Madness, but What Kind?
Area Plays Host To Controversial National Tourney
Friday, April 3, 2009; Page D01
Eddie Bonine, the chief of high school athletics in Nevada, was taken aback recently when he opened the letter from Senate Majority Leader Harry Reid. The longtime Democratic senator from the Silver State congratulated Bonine for his "positive and unrelenting support of one of our state's newest premier athletic programs, Findlay College Prep."
Bonine was more than a little mystified. Findlay College Prep, with an enrollment of eight students -- all of whom play on the basketball team -- is the only high school entity in the state that is not a member of the Nevada Interscholastic Activities Association, of which Bonine is executive director. As part of a deal brokered when the program was formed three years ago to be an elite basketball power while its players attended a small private school in suburban Las Vegas, organizers agreed to never enlist any player from the state. Further, Findlay is permitted to play only a limited number of games against teams from Nevada.
"I was kind of shocked when I got [the letter] to be honest," Bonine said. "As far as I'm concerned, they are not a traditional team in a high school setting. But I'm an old-school guy."
The old school and new school are colliding once again in the debate about the future of high school athletics, and this weekend's ESPN-sponsored National High School Invitational basketball tournament at Georgetown Prep serves as the latest flashpoint.
The eight-team boys' field offers plenty of insight into the discussion. Findlay, Oak Hill Academy of Mouth of Wilson, Va., and Montrose Christian, which finished No. 1 in The Post's final high school rankings, are among those vying for what some, like Montrose Christian Coach Stu Vetter, are calling a high school national championship. All three teams are independents, unaffiliated with any conference or league, free to recruit from nearly all over the globe and play as many games as they choose, wherever they choose.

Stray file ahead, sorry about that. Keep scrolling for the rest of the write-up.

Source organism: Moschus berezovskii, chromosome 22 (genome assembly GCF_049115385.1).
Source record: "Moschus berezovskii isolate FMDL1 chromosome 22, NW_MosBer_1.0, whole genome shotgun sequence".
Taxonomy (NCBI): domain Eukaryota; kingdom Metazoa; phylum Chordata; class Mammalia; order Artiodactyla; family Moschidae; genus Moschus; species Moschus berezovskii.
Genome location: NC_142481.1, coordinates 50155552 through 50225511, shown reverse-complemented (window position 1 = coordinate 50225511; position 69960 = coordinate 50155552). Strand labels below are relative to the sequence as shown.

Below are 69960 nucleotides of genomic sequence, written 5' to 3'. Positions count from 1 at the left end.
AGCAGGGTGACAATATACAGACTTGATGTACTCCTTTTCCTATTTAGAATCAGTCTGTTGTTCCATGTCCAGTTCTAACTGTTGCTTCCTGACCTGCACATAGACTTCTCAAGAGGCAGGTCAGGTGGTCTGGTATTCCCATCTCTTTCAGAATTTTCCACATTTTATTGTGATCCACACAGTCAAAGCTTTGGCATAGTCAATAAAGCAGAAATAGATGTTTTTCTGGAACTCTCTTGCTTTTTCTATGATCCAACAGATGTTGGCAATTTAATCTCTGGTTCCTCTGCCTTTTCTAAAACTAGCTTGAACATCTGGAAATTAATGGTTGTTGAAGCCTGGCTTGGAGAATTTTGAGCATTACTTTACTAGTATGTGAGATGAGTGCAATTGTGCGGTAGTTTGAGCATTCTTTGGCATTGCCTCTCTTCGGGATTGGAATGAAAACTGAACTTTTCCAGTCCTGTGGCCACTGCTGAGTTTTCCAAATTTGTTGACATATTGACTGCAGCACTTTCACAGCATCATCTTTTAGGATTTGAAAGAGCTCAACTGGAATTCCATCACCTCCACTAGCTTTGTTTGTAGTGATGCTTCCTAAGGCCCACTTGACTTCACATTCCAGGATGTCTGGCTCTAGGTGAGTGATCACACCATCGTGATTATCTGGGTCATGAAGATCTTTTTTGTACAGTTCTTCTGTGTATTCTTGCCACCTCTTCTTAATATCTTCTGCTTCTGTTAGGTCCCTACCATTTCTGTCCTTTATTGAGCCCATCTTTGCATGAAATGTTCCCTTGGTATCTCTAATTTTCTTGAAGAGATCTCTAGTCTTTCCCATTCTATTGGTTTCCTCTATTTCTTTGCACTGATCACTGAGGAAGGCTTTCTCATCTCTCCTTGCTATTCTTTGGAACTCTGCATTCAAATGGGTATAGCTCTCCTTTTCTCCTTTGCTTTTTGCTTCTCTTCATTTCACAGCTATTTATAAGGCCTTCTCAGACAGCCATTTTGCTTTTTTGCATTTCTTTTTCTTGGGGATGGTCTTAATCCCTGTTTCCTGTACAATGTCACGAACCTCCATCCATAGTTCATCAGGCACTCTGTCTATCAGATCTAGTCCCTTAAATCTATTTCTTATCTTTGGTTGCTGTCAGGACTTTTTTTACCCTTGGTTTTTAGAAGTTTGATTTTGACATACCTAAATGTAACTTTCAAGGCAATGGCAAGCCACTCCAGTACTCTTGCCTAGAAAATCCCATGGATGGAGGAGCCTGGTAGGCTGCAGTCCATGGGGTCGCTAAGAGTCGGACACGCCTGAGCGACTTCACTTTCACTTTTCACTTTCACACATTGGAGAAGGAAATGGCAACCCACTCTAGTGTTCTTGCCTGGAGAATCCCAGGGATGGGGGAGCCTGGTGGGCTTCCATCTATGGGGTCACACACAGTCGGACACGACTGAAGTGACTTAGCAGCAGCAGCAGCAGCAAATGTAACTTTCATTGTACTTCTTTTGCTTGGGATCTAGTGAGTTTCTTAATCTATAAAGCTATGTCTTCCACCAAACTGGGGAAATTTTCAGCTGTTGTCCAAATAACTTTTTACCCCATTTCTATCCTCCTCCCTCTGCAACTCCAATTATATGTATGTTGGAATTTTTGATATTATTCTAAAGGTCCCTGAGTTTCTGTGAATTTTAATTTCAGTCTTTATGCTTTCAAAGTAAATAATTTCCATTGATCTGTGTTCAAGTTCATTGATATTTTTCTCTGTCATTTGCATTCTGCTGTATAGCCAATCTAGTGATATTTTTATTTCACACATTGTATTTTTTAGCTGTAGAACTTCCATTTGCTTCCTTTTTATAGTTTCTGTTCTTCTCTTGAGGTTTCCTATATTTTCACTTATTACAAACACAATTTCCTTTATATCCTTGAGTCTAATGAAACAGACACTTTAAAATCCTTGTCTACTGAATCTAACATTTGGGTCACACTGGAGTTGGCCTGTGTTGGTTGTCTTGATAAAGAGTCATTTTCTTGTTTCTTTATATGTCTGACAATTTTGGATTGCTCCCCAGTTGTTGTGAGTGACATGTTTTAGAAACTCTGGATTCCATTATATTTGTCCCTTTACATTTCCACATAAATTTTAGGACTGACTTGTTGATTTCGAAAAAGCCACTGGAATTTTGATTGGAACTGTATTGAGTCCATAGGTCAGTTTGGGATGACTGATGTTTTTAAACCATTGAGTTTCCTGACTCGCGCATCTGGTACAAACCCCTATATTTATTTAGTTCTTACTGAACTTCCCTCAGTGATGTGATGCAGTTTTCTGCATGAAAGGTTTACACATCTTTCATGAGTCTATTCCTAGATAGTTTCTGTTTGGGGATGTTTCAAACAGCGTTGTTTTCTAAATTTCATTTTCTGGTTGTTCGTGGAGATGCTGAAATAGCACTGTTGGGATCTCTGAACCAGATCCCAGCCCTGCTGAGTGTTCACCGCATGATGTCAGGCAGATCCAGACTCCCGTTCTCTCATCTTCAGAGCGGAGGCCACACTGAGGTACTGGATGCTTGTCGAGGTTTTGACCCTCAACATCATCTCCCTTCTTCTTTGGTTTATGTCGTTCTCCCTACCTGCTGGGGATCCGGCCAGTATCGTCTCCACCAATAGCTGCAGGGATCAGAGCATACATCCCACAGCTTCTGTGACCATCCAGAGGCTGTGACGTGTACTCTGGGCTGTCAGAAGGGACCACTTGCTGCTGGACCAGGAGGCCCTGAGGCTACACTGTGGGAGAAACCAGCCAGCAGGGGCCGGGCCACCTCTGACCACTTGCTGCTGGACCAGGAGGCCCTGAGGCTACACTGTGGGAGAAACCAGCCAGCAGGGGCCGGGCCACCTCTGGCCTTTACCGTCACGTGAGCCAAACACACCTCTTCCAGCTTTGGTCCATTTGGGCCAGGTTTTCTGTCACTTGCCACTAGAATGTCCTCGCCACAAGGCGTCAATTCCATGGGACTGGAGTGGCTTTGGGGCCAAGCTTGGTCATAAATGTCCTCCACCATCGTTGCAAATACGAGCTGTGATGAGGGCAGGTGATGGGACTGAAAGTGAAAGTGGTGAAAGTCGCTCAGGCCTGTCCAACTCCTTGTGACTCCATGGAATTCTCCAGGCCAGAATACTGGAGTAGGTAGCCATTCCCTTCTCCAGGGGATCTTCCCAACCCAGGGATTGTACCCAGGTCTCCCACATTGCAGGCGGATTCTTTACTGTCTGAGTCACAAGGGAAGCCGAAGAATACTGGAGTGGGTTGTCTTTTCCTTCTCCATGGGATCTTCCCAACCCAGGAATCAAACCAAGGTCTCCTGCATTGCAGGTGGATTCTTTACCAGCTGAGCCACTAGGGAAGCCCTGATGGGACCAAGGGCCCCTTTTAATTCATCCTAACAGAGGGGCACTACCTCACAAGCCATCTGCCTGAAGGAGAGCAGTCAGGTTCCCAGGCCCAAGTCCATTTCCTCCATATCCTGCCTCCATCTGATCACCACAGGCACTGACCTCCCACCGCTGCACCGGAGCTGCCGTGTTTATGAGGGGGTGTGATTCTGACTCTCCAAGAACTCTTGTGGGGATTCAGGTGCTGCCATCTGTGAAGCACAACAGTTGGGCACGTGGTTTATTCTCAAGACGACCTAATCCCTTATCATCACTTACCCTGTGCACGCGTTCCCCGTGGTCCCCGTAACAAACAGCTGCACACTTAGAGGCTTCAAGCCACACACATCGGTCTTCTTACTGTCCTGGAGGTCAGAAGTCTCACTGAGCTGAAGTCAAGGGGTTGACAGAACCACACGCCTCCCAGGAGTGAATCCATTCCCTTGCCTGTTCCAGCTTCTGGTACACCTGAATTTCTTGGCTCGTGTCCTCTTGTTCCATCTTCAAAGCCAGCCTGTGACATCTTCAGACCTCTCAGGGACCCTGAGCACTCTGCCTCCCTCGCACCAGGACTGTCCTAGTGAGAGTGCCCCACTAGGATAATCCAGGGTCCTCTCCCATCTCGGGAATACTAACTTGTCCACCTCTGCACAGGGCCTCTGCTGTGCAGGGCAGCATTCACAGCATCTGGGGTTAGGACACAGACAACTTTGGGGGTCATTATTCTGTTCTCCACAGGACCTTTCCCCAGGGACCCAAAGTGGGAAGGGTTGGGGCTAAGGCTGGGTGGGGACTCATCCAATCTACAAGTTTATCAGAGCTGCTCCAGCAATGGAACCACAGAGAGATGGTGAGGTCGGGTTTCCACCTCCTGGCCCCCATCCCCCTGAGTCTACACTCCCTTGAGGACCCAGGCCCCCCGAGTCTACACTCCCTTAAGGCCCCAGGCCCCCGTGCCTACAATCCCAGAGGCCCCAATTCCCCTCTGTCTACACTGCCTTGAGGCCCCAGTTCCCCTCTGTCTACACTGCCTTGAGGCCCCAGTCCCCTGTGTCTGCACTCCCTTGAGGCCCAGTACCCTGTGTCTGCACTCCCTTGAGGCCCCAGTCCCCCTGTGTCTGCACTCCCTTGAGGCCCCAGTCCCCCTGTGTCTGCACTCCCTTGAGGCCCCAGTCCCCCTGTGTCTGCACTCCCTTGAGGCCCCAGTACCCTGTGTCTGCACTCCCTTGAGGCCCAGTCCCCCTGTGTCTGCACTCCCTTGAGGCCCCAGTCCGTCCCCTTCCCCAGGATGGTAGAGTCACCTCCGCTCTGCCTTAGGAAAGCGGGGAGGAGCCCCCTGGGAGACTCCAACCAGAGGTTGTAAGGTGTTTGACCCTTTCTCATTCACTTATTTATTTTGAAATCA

"I truly believe this is the start of what people will look forward to each spring, just like March Madness," Vetter said. "This could be a mini-March Madness."
Not in the field are any public schools or, for that matter, any schools from the Washington Catholic Athletic Conference, considered one of the most talent-rich high school leagues in the country and home to two schools -- DeMatha and Gonzaga -- ranked in ESPN's national top 10. WCAC principals overruled the league's coaches and banned its members from participating -- despite being asked twice by tournament promoters.
"The reaction of the principals, and it was a pretty uniform reaction, was that high school sports is the last pure amateur sport," WCAC Commissioner Jim Leary said. "The move to have a high school national championship, however you rank it, is a move away from keeping that pure amateur sport level. We just did not want to encourage this and participate."
Public schools are unable to participate in the event because of National Federation of State High School Associations guidelines, which are against national tournaments. Also, most state high school associations declare that the playing season ends with the state championship game and that schools may not participate in events that are not sponsored by an educational entity.
"I understand both sides of the issue, as someone who cares about sports and loves sports," DeMatha Principal Dan McMahon said. "But seasons need to come to an end. I don't think there is any need to find a national high school champion. We're not a college. We don't give scholarships. I don't see a need for us to go in that direction."
While coaches and players from DeMatha and Gonzaga will either have to buy a ticket or watch on television (every game will air live on one of the ESPN networks), Vetter is looking forward to "representing this area."
"It's just the product of our times . . . it's going to be exciting," said Vetter, whose team's top players include a center from the Republic of Benin in West Africa and a shooting guard who transferred before this school year from Portland, Ore. "High school basketball over the years has gotten bigger and bigger."